The deposition process via nickel carbonyl was discovered in the late 19th century by Ludwig Mond in Wales. Today, there are many large commercial plants in the US and Europe that use nickel and iron carbonyl (a similar chemistry to nickel carbonyl) in the manufacture of pellets and powders.
In the 1950s, the attractiveness of the carbonyl deposition process was first recognised by the UK and US nuclear industries where plutonium pellets were encapsulated by nickel in weapons research. This application was naturally secret and not developed commercially.
In the 1960s, in the US, a private company commenced research into its commercial applications using a nickel carbonyl deposition with a somewhat simplified chemical process. A commercial entity, Vaporform products was formed and changed hands several times. Eventually, it became a division of a Detroit based Formative Products, which discontinued its operations in early 1990. Several patents were obtained but there was no significant interest shown commercially. The fact that environmentally safe monitoring and handling processes were not available contributed to this lack of interest.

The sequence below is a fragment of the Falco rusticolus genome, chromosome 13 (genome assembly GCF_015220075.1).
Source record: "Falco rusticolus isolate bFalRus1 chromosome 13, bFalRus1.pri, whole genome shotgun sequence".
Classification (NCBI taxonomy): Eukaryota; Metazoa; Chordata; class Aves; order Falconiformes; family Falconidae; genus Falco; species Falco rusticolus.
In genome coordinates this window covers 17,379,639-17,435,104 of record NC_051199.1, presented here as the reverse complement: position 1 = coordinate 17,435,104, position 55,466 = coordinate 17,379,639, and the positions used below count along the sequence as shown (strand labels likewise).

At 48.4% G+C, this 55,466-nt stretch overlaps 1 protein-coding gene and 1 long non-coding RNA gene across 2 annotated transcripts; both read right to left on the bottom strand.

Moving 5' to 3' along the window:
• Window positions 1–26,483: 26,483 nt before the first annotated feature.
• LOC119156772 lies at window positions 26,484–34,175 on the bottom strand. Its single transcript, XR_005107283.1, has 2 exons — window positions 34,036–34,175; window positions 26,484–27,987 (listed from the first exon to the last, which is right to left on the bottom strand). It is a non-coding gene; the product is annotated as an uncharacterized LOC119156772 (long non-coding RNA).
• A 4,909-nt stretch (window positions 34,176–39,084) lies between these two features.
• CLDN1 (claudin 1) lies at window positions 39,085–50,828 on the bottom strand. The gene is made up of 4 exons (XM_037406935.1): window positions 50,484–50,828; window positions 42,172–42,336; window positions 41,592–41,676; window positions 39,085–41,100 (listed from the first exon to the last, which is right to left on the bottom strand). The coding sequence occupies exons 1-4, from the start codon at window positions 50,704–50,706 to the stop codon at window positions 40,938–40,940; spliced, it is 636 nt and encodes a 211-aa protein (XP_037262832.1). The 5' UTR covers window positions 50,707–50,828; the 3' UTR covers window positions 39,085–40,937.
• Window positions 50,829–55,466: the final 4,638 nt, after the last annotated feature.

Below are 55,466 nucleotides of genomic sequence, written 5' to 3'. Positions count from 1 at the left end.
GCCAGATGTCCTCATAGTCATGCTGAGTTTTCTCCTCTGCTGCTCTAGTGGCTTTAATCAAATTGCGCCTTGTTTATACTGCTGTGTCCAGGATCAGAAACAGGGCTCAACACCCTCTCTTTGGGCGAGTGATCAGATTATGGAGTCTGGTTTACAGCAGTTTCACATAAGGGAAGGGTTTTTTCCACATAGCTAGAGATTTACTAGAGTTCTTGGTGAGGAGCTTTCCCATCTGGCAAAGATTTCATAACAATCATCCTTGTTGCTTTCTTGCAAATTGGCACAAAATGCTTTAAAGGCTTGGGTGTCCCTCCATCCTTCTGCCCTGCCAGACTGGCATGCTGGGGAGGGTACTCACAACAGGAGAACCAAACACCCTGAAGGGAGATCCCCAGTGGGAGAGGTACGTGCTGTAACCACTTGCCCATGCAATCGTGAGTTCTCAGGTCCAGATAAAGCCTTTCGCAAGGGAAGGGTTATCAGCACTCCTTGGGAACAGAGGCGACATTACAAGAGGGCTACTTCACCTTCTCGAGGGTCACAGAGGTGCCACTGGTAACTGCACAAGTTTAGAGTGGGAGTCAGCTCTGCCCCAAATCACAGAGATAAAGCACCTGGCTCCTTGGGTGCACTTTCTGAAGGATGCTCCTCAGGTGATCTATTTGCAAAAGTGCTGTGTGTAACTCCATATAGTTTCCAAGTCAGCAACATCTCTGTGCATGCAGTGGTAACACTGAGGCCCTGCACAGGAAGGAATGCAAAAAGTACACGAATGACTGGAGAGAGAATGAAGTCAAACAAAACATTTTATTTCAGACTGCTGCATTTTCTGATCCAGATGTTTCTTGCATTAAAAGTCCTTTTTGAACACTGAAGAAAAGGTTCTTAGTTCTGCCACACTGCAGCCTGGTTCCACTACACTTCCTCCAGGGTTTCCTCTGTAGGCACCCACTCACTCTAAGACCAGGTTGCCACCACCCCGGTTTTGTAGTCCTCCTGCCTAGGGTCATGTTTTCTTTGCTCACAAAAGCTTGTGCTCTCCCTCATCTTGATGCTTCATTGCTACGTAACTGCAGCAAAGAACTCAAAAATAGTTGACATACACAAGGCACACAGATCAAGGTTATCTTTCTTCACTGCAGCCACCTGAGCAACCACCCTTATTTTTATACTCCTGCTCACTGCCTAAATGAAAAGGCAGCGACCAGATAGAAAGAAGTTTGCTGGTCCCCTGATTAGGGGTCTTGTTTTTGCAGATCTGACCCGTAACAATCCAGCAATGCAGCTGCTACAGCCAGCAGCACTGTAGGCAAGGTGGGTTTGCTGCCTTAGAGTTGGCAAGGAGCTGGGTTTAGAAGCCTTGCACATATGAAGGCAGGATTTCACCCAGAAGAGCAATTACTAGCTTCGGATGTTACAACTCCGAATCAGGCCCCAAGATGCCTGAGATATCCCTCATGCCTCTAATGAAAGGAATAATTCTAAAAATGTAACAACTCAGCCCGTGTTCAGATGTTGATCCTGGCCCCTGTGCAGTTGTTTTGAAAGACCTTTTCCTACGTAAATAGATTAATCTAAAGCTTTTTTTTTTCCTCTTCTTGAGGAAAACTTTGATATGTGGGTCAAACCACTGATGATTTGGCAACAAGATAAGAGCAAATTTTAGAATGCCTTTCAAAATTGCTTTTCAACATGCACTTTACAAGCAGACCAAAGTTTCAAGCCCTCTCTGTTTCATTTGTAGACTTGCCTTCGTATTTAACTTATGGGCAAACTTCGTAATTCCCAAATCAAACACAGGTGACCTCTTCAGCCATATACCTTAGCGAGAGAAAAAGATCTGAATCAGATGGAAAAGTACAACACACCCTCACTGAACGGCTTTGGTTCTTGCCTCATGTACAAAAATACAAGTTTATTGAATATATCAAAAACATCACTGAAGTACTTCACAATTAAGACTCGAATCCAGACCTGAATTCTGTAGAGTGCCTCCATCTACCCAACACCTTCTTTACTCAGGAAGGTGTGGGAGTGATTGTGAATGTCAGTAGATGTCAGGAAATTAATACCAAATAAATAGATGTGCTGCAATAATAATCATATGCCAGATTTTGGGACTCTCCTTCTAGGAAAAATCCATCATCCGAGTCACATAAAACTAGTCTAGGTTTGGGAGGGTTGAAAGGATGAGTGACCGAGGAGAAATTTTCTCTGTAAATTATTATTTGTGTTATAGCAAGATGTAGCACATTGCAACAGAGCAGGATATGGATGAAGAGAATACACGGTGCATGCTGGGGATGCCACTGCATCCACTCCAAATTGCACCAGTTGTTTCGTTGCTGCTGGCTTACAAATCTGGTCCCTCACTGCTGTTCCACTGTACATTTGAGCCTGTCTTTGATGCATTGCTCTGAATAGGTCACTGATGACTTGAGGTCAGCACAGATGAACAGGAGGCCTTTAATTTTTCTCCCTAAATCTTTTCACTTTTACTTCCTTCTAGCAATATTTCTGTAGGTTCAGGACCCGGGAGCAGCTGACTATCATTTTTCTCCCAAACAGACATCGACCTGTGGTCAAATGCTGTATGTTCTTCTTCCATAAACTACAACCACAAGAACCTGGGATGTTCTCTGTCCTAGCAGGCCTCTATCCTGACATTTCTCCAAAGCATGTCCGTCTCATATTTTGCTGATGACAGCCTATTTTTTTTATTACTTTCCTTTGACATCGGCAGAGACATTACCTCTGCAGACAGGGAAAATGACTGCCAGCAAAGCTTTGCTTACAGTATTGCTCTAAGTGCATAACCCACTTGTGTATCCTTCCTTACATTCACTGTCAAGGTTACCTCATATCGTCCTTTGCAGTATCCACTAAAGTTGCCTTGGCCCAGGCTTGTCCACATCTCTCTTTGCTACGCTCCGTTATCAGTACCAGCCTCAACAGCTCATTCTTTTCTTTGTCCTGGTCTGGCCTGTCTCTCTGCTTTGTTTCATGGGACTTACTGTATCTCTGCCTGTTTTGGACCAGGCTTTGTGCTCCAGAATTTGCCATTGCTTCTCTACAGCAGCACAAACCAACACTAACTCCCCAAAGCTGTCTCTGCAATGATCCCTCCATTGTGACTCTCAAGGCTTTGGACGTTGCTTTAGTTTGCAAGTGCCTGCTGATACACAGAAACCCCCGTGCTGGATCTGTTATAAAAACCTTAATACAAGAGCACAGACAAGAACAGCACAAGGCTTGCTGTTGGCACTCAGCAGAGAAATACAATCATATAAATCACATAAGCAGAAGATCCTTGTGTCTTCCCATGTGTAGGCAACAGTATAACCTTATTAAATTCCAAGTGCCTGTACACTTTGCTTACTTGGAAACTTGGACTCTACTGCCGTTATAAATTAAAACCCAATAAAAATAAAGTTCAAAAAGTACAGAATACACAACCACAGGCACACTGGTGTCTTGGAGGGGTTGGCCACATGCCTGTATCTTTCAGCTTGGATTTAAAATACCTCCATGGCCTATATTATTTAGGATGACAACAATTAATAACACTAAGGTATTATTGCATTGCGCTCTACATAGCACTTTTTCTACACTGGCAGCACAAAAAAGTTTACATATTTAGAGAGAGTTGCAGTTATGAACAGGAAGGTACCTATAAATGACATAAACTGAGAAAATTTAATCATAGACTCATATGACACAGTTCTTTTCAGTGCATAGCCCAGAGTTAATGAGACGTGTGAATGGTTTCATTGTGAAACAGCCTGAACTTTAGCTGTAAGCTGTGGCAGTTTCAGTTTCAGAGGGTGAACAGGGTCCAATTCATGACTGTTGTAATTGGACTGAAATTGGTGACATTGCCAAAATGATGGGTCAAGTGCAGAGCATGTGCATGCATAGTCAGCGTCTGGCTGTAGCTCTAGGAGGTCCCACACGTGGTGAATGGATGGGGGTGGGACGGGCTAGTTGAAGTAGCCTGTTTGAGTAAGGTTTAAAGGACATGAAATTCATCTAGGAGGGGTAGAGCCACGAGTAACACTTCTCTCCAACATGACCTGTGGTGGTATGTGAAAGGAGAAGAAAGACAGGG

In the early 1970s, a Canadian company called Spraymold was formed to develop a novel moulding process that required highly specialised tooling. In parallel to their moulding process, the company put together a simple and functional nickel carbonyl deposition facility to manufacture small nickel shells. Mirotech came on the scene in late 1986 with a carbonyl generation and deposition low operating pressure process. The company developed an advanced environment monitoring instrumentation vital for running the NVD process safely. The old Mond process was re-engineered and made commercially viable.
Figure A: With the support and co-operation of the Los Alamos National Laboratories and the University of Washington, Mirotech has developed a highly specialised NVD chamber used in the mass production of ultra pure nickel tubes. The tubes produced are 100in. long, with a wall thickness of 0.015in. and a thickness variation of +/-0.001in.